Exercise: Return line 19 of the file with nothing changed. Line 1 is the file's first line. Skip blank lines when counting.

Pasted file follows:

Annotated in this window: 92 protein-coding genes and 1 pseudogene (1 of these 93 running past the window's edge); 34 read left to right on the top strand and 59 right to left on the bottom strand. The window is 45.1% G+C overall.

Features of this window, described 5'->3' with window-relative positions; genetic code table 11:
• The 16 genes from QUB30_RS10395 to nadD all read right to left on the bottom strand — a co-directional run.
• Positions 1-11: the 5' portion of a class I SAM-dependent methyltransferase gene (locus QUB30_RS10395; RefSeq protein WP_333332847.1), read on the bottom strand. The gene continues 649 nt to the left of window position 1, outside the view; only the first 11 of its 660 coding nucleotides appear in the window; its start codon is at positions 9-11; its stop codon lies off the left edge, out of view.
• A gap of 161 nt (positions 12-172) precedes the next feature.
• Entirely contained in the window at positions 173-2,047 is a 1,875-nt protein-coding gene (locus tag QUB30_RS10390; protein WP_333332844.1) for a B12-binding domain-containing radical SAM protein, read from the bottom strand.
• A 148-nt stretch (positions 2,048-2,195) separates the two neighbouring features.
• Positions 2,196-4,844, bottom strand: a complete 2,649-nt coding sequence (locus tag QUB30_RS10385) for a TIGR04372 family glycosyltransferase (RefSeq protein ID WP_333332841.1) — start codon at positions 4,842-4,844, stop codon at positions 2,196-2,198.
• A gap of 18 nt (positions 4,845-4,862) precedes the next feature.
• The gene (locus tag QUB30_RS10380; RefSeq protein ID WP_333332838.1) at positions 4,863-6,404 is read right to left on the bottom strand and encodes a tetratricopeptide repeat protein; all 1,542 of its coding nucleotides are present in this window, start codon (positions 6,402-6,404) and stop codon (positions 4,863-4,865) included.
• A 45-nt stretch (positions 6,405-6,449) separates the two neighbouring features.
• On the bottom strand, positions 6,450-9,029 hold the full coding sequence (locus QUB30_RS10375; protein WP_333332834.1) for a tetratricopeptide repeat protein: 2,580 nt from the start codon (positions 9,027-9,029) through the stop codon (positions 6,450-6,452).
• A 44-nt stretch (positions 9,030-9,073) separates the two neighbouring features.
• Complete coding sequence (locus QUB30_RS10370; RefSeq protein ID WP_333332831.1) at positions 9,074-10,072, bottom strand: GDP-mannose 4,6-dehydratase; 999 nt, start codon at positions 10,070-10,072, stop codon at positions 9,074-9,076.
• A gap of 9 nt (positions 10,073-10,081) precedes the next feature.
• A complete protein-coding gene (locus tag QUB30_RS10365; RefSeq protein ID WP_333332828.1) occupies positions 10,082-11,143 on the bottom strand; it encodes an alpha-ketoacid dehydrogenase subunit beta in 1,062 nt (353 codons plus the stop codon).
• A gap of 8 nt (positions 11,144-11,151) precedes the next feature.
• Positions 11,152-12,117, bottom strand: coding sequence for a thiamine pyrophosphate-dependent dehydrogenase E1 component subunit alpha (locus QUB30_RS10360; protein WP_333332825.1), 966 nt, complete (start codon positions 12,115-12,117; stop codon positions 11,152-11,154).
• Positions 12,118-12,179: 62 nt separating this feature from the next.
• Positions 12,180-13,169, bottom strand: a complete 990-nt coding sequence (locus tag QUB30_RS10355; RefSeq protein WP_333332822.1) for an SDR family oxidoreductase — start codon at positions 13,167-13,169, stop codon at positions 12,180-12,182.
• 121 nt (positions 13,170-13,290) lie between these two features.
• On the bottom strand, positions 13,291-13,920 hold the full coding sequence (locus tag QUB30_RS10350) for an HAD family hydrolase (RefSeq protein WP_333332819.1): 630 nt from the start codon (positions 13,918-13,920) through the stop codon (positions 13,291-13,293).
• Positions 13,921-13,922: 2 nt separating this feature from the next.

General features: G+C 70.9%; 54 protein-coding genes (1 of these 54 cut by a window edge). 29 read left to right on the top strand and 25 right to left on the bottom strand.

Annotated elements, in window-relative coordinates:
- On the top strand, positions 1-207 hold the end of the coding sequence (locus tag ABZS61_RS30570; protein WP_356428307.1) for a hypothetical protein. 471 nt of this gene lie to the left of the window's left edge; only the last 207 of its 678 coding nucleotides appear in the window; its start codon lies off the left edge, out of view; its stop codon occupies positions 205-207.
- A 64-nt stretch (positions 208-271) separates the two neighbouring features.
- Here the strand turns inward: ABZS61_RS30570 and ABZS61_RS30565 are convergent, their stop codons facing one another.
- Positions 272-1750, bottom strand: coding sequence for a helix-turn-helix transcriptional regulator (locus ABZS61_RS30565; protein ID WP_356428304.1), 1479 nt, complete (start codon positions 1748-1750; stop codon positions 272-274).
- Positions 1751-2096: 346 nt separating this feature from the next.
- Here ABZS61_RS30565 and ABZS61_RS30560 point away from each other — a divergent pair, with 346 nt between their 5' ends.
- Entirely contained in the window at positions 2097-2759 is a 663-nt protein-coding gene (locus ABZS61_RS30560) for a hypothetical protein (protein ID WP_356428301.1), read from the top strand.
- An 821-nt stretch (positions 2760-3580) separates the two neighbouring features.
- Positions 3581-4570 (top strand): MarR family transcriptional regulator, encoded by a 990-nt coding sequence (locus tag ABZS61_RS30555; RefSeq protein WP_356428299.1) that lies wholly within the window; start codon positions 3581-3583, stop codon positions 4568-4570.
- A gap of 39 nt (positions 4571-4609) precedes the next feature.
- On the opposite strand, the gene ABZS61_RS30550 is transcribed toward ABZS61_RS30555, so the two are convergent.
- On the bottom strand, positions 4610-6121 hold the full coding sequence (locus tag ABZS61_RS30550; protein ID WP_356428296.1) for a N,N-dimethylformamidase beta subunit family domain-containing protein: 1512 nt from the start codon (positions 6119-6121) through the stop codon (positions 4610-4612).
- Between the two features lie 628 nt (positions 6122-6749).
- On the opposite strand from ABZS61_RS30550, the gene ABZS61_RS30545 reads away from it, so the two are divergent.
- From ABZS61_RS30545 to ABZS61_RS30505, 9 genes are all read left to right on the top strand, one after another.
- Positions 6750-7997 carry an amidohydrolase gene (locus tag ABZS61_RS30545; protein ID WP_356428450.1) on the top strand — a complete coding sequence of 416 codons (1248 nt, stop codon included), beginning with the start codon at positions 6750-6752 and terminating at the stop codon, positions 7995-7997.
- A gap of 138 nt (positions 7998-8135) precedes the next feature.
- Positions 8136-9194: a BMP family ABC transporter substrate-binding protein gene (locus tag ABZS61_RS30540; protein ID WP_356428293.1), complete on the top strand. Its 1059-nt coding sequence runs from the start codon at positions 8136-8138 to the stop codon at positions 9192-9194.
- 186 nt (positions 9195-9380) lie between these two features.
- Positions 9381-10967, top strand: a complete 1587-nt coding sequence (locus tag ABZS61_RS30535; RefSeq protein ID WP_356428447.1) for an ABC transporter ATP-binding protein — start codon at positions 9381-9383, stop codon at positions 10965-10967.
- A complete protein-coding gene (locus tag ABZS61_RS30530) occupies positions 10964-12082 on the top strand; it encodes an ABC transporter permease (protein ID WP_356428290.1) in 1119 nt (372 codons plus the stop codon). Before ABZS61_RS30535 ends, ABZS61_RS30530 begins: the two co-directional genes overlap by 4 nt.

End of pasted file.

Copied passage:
• Positions 12,118-12,179: 62 nt separating this feature from the next.